Obligatory xpclient example: "Was it a planful decision to introduce the auto-sorting problem?"

    Reminder: Microspeak is not merely terms unique to Microsoft, but also terms used at Microsoft more often than in general.

  • The Old New Thing

    The shifting sands of "Run as different user"

    • 31 Comments

    A customer liaison asked the following question on behalf of his customer.

    When I do a shift-right-click on a shortcut to a program, I see the following:

    • On Windows Server 2008, shift-right-click does not offer the option Run as different user.
    • On Windows 7, shift-right-click does offer the option Run as different user.

      On Windows Server 2008 R2 (the server counterpart to Windows 7), shift-right-click does offer the option Run as different user.

    The option to run a program as another user (other than Administrator) was present in Windows XP, but it was lost in Windows Vista. It appears that we responded to those complaints by restoring the functionality in Windows 7.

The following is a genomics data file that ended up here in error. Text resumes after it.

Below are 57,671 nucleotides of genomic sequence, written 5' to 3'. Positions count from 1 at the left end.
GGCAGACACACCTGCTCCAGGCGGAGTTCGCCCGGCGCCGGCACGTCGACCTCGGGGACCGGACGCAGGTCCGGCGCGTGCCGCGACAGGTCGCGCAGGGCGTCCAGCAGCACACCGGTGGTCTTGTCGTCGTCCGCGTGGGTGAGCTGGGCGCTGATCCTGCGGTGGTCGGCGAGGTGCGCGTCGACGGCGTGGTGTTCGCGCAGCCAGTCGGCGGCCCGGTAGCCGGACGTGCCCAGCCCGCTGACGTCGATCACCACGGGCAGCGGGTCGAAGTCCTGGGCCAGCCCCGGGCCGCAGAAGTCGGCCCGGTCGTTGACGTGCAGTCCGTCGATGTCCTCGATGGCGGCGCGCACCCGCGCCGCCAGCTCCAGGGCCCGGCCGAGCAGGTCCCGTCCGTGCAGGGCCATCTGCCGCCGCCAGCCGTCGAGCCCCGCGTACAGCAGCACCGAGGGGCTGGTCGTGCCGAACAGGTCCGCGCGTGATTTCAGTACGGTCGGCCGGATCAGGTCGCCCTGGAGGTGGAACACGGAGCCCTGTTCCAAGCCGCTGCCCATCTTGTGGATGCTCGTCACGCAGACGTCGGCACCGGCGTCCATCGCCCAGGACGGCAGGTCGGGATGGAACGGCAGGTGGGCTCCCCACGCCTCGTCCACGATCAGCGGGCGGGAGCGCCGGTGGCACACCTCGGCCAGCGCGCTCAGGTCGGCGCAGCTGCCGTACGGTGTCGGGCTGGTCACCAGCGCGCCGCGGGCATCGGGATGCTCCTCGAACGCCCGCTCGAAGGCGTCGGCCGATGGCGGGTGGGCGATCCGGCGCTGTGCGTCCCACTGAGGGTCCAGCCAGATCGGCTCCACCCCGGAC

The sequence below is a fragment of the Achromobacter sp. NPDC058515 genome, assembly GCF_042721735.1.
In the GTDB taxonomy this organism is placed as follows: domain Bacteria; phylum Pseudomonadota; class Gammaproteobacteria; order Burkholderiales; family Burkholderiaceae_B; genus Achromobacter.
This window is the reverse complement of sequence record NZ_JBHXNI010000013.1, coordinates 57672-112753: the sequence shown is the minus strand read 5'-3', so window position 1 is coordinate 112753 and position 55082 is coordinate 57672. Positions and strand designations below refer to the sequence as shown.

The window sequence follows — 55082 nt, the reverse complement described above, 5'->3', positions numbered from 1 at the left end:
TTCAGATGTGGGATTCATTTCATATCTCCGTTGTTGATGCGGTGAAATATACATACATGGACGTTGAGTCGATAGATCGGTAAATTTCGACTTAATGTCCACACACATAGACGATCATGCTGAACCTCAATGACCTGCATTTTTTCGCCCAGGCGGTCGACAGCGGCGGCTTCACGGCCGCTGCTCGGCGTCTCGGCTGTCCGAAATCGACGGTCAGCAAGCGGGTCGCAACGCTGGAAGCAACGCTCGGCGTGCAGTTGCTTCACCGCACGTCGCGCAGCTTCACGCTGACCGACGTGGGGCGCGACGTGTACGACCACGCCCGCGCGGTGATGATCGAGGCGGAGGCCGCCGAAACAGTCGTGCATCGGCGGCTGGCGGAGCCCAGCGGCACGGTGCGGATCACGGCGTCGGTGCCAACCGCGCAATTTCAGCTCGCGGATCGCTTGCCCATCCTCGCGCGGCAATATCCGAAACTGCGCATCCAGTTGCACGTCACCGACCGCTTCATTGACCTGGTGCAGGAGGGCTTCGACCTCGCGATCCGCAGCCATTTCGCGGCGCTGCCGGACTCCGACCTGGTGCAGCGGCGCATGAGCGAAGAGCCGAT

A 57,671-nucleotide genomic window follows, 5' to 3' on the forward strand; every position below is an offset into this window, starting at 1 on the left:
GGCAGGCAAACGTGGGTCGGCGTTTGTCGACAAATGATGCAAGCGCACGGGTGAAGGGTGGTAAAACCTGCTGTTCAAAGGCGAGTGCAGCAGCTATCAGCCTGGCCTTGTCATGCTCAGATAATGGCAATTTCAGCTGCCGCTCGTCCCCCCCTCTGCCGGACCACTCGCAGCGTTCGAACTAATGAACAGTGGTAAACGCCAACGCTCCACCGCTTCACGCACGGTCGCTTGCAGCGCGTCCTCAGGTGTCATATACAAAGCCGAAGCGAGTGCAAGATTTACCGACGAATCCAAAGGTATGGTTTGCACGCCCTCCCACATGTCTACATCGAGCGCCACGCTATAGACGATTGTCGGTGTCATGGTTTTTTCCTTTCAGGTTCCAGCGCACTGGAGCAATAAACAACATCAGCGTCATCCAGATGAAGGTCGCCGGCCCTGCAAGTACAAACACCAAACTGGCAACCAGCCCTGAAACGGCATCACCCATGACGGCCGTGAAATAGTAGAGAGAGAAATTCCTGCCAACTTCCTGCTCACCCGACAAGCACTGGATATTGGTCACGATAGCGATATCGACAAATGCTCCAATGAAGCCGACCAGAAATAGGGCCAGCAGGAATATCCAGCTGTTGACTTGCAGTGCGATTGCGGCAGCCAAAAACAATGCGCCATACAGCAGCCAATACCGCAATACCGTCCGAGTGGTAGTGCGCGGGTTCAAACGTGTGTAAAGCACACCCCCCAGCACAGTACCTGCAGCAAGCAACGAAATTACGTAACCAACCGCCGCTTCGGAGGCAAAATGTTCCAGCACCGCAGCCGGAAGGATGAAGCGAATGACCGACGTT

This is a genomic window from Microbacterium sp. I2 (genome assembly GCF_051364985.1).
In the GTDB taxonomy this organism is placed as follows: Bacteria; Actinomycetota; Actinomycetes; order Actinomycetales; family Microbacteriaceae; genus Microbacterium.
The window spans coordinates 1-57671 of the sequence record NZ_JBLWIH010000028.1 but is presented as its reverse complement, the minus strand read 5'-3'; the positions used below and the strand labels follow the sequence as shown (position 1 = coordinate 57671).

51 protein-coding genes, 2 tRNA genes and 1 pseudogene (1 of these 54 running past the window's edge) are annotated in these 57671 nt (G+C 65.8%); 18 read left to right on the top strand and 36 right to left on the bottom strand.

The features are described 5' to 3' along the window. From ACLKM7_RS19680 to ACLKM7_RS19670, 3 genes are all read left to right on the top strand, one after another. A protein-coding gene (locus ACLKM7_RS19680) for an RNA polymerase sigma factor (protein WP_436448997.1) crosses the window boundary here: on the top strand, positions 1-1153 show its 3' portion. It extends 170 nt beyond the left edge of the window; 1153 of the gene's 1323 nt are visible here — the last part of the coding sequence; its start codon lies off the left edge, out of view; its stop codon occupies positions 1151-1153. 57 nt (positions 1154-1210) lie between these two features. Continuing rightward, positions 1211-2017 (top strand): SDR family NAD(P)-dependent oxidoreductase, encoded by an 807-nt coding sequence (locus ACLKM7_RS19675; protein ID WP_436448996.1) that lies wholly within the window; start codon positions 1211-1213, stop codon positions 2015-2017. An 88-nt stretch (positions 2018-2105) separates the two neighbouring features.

Is that right?

    The odd thing is that my customer has the Run as different user option available on their Windows 7 machines, but not on their Windows Server 2008 R2 machines. Does whether you have access to Run as different user depend on how you installed Windows Server 2008 R2? (If it matters, my customer installed it via the Microsoft Deployment Toolkit.)

    I found this question interesting for a variety of reasons.

    First of all, it comes dangerously close to being one of those Please tell me I'm not hallucinating type of requests. These support requests take the following peculiar form:

    We did X, then Y, then Z, and then Q happened. Is that right?

    "Um, if you say so. I wasn't there."

    But in this case, it started out looking like it was going to turn into a Please tell me I'm not hallucinating request, then veered into "Is X the reason the feature was added back?"

    This is a rather peculiar question, because knowing the answer one way or the other doesn't actually take you any closer to a solution to the problem. (And I don't know the answer, but fortunately, it wasn't relevant to solving the customer's problem.)

    Another interesting thing about the customer's question is that he never actually comes out and asks the question. He sort of says a few related things, and asks a tangential question, but never comes right out and asks, "How do I get the Run as different user option to work on my Windows Server 2008 R2 machine?"